Patrick Fagan, former Heritage Foundation scholar who is now with The Family Research Council writes about a little known fact about GDP titled “The Family GDP: How Marriage and Fertility Drive the Economy” which can be found in the Spring 2010 issue of The Family in America. That little known fact has to do with the unpaid human capital that stay-at-home moms contribute to the economy. If you didn’t know it already, “Moms are the Engine of the Economy.” If you need to be convinced, Mr. Fagan’s article could help you down the road to conversion. The link to the journal is here and you can read part of his article on The Ruth Institute blog here.
Brandon Dutcher, VP of Policy at The Oklahoma Council of Public Affairs wrote an op-ed in The Oklahoman referencing Fagan’s article. Quoting Dutcher in his op-ed who is quoting Fagan:
“The married homemaker who focuses her attention on the children, hearth and home has rarely been acknowledged for the economic force that she is,” Fagan says. “Paraphrasing Teddy Roosevelt, who rebutted those who claimed she is a parasite, the married mother at home is the economy.”
How so? “First, she raises the future labor force; second, her at-home labor saves the family money; and third, by tending to details on the home front, she both allows and motivates her husband to be fully committed to his occupation, job or profession.”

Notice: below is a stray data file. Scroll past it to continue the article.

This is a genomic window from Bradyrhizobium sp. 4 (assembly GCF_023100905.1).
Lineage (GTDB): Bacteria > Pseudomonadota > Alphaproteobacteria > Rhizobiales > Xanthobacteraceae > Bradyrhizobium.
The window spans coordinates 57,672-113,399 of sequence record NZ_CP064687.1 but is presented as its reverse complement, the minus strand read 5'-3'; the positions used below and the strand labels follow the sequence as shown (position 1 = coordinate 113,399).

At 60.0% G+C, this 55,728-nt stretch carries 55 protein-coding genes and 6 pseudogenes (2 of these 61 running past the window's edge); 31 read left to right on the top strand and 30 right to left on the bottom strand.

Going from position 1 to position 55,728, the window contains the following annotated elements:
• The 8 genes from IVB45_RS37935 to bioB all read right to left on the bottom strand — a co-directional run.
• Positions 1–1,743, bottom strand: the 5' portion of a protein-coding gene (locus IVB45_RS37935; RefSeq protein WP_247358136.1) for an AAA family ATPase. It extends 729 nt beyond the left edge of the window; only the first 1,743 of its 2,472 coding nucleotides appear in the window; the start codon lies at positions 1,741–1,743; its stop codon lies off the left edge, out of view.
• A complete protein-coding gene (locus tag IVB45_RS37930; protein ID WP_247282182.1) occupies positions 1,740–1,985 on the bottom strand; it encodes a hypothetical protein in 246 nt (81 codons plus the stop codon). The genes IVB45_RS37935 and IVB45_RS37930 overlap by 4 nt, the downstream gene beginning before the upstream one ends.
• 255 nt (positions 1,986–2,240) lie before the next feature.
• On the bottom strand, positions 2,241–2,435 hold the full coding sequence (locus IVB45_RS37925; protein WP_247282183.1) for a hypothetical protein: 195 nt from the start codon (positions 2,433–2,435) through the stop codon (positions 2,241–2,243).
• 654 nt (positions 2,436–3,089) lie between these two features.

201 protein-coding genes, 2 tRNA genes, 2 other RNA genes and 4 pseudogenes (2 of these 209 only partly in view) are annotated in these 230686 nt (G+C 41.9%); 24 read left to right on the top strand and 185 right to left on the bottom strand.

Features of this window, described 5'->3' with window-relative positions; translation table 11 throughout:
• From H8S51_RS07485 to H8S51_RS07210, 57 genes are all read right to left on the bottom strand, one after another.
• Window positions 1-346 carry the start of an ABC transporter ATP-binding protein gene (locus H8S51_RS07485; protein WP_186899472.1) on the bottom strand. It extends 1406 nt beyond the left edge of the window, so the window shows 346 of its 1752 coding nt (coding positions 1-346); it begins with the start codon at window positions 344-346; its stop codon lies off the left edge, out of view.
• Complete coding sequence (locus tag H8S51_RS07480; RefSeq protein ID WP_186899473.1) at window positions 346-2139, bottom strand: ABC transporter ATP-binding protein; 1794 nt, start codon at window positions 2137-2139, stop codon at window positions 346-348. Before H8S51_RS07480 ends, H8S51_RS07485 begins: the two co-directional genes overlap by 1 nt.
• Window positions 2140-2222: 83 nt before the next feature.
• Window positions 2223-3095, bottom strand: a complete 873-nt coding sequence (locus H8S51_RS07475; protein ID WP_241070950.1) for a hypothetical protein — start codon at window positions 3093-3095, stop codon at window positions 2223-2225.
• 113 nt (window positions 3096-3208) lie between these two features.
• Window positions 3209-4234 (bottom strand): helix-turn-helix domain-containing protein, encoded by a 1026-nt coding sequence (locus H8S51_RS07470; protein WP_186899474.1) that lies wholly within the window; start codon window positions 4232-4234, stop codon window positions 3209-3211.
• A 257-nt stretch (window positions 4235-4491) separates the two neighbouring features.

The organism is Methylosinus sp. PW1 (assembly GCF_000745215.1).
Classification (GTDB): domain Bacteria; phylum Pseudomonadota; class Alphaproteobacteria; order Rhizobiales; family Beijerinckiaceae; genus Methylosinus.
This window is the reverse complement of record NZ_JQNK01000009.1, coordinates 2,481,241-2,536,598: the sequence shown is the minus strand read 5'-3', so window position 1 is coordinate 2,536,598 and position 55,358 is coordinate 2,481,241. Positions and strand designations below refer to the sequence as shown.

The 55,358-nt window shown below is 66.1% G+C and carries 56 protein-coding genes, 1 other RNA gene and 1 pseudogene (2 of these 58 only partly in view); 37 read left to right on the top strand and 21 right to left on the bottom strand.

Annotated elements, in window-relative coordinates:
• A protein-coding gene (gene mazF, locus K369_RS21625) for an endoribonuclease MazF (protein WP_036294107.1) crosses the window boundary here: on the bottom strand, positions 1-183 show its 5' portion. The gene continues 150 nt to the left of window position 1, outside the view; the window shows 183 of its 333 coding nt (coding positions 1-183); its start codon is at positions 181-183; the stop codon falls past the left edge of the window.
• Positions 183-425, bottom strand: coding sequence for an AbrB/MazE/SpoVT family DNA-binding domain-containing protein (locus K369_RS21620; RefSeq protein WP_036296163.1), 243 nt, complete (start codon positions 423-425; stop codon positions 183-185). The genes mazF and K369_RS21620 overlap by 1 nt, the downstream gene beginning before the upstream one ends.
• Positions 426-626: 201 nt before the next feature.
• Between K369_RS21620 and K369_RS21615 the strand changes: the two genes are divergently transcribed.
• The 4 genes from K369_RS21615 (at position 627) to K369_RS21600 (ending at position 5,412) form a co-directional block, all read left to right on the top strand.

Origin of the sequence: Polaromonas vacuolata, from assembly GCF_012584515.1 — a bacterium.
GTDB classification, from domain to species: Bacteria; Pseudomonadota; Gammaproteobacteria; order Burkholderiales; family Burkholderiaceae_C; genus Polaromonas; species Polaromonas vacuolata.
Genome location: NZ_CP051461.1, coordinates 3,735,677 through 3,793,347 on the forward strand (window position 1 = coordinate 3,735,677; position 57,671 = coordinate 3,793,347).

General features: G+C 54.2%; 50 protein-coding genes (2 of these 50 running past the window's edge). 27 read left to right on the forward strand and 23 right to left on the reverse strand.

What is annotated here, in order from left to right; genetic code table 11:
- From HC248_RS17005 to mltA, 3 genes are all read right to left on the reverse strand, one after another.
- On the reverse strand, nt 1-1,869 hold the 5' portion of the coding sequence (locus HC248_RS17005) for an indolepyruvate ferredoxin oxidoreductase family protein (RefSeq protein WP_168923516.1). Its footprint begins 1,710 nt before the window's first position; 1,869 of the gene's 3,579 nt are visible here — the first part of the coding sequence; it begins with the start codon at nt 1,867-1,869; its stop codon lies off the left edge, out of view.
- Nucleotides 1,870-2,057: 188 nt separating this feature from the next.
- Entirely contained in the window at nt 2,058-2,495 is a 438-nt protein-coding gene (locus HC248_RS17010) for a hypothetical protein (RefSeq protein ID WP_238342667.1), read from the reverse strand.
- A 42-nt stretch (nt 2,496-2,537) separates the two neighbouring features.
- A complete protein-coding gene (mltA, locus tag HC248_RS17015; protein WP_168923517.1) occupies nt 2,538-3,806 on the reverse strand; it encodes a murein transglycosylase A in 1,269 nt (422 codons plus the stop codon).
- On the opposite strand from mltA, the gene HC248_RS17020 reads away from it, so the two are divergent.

Fagan says the Nobel Prize-winning economist Gary Becker once suggested to him that “the married mother at home exerts a more far-reaching impact on the economy than the married father in the workplace” (emphasis mine). After all, “the mother contributes to both the present and future economy, but especially the future through the more highly productive children she raises.”
Fagan also states that mothers contribute the necessary next generation of human capital to the economy. In my humble opinion, this is the gift that keeps on giving. The high quality human capital that stay-at-home moms contribute creates a stable and durable economy. Stay-at-home moms are in it for the long-run. Mom’s efforts pay dividends in the future if she raises high-quality kids and this effort is duplicated throughout generations. However, if we teach our daughters to be workers instead of mothers, we increase the number of Keynesians. And thus, we have women who want to raise up government instead of children.
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